Age 50? – Part 4

“You have more compassion, more acceptances, for yourself and other people. You are no longer shamed by your own humanity. You learn to see the humor in your own foibles”.

It depends on the nature of the person. I hopefully am more tolerant now of those whom I had found fault with. I do see the humour in my own inadequacies but at the same time (sadly) I can be extremely frustrated by them.

“I’m definitely not the same person my mother was at 50! With the knowledge we have now, the sky’s the limit”.

I know I’m not the same as what my mother was at my age, but then again it is hard to remember back some twenty plus years ago, (for me it’s not possible). Granted there are more opportunities, more doors open in respect to work, more challenges that I can take on than there were back in my mother’s day. I do not know if she felt that the sky was the limit and if it was, did she want to reach it or did it not hold such importance to her?

“There’s something really bracing about being 50. You realise how young you are. And you realise how much more to life there is”.

Have I realised that I am still in fact young? Occasionally, I know I have quite some many years left (with the grace of any higher being) but it boils down to what I choose to do with his time. Does bracing mean daunting or scared of what actual time we have left; therefore we should now be embracing every second?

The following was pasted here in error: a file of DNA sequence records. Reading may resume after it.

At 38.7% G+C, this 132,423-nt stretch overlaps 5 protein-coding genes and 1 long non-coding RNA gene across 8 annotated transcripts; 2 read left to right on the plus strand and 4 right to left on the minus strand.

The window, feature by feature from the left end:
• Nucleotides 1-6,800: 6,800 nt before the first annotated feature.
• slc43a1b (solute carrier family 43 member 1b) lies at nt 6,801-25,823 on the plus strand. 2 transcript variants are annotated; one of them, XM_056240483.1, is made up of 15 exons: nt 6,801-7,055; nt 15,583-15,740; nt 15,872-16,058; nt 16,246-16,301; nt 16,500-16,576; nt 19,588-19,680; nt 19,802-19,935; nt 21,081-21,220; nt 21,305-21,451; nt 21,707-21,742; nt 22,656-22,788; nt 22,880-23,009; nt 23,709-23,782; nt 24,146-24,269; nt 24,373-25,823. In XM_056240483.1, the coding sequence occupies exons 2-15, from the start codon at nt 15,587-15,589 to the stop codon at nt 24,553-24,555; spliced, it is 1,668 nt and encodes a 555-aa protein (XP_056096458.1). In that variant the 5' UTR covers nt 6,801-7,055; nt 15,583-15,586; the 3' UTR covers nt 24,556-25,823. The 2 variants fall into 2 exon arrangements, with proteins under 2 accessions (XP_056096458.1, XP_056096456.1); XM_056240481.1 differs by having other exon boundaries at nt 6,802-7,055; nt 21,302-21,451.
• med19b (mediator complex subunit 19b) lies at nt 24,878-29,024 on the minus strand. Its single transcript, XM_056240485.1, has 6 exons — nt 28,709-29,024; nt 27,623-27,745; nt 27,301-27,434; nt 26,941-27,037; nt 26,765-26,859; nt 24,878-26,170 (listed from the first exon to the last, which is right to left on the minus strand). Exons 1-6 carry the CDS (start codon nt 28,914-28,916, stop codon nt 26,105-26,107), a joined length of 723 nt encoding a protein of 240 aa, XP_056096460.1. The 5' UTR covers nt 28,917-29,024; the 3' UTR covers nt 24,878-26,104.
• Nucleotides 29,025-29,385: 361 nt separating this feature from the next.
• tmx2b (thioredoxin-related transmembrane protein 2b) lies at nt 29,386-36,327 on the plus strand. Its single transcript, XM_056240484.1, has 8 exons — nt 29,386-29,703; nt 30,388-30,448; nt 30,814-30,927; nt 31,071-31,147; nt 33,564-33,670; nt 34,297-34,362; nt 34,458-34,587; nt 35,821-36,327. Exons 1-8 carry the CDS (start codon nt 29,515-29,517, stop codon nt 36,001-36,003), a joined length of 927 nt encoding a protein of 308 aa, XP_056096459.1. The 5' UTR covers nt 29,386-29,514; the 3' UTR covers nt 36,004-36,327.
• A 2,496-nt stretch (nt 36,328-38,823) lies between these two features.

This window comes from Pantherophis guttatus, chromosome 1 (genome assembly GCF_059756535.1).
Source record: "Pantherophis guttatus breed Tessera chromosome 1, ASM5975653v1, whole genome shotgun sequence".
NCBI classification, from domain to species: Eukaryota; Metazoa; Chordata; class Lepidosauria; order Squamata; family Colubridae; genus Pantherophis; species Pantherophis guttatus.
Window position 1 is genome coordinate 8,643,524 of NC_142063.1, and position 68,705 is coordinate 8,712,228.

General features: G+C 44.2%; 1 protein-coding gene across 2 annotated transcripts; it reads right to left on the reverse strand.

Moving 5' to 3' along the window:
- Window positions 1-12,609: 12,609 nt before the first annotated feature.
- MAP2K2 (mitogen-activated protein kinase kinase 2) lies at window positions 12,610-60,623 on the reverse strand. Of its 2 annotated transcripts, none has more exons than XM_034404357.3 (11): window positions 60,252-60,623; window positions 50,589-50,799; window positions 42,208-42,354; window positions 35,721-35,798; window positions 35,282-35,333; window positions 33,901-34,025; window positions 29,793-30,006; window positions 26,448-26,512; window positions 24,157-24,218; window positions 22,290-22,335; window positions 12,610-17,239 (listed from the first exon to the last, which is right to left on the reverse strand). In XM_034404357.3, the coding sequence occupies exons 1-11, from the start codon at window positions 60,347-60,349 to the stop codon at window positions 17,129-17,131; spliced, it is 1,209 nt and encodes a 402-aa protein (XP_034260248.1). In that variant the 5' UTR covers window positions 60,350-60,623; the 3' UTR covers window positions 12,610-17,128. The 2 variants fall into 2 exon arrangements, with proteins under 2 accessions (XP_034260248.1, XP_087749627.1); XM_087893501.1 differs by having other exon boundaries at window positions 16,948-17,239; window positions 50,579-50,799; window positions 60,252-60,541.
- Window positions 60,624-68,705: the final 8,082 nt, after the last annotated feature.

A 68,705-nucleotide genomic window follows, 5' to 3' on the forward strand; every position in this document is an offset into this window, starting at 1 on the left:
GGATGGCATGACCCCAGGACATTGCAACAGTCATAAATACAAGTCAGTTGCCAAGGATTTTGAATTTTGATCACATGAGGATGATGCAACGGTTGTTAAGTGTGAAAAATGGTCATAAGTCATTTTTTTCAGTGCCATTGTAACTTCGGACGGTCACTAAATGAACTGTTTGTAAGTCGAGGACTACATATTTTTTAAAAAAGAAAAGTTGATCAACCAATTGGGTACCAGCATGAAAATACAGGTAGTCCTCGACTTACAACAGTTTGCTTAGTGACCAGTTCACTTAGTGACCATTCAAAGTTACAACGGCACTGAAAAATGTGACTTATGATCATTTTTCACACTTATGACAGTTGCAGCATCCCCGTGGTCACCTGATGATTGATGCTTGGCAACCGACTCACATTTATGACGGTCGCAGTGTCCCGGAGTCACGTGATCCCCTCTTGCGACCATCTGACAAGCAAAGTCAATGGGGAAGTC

“You look forward to meeting your grandchildren. When that happens, it will be the best thing of my life”. 

Agreed, I so long for the day (much to the girls annoyance), when they have children of their own. Though I am very contented with what I have, I long to be a grandmother. I miss babies and nurturing, my only fear will be that I have to learn to let my girls raise their children the way they see fit. The last thing I want is that I turn into a possessive and overbearing grandmother.

“A woman over 50 knows the value of celebrating life. She’s sizzling, not fizzling. She’s savvy, not sad”.

Sizzling? I have my moments, but equally there are moments of fizzling to accompany them. Savvy? I consider myself reasonably worldly but again I have moments of utter stupidity! 

In summarising, it’s seems to be the general consensus that once you have reached the age of fifty you will rely more on your own self worth, that you don’t feel that you have to be answerable to anyone any longer. You have reached an age of acceptance within yourself and if others do not agree with how you live your life, you don’t have to justify your actions to anyone, or perhaps not as often as you did when you were younger.